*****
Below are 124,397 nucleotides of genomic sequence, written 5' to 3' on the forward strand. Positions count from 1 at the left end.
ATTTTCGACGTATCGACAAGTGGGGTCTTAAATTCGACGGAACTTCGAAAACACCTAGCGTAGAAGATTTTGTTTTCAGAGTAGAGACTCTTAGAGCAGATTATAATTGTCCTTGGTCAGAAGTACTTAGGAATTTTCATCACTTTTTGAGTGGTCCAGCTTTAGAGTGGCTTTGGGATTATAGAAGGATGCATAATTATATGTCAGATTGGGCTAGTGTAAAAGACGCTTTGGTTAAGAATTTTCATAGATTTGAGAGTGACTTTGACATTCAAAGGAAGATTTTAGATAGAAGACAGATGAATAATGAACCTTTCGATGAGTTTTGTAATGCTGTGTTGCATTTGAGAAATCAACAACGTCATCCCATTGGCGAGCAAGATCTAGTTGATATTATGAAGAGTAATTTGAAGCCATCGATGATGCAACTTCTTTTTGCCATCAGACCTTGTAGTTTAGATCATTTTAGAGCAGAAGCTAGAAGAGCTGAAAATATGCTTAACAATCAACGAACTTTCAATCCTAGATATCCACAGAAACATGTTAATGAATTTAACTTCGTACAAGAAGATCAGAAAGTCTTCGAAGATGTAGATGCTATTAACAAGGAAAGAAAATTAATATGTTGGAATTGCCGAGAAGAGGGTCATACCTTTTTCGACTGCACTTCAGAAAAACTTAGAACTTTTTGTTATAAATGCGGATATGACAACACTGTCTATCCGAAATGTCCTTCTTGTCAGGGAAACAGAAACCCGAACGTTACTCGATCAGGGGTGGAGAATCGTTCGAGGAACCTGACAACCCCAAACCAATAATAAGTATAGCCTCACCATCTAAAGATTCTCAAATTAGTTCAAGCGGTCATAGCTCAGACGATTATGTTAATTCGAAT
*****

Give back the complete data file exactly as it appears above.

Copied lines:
Below are 124,397 nucleotides of genomic sequence, written 5' to 3' on the forward strand. Positions count from 1 at the left end.
ATTTTCGACGTATCGACAAGTGGGGTCTTAAATTCGACGGAACTTCGAAAACACCTAGCGTAGAAGATTTTGTTTTCAGAGTAGAGACTCTTAGAGCAGATTATAATTGTCCTTGGTCAGAAGTACTTAGGAATTTTCATCACTTTTTGAGTGGTCCAGCTTTAGAGTGGCTTTGGGATTATAGAAGGATGCATAATTATATGTCAGATTGGGCTAGTGTAAAAGACGCTTTGGTTAAGAATTTTCATAGATTTGAGAGTGACTTTGACATTCAAAGGAAGATTTTAGATAGAAGACAGATGAATAATGAACCTTTCGATGAGTTTTGTAATGCTGTGTTGCATTTGAGAAATCAACAACGTCATCCCATTGGCGAGCAAGATCTAGTTGATATTATGAAGAGTAATTTGAAGCCATCGATGATGCAACTTCTTTTTGCCATCAGACCTTGTAGTTTAGATCATTTTAGAGCAGAAGCTAGAAGAGCTGAAAATATGCTTAACAATCAACGAACTTTCAATCCTAGATATCCACAGAAACATGTTAATGAATTTAACTTCGTACAAGAAGATCAGAAAGTCTTCGAAGATGTAGATGCTATTAACAAGGAAAGAAAATTAATATGTTGGAATTGCCGAGAAGAGGGTCATACCTTTTTCGACTGCACTTCAGAAAAACTTAGAACTTTTTGTTATAAATGCGGATATGACAACACTGTCTATCCGAAATGTCCTTCTTGTCAGGGAAACAGAAACCCGAACGTTACTCGATCAGGGGTGGAGAATCGTTCGAGGAACCTGACAACCCCAAACCAATAATAAGTATAGCCTCACCATCTAAAGATTCTCAAATTAGTTCAAGCGGTCATAGCTCAGACGATTATGTTAATTCGAAT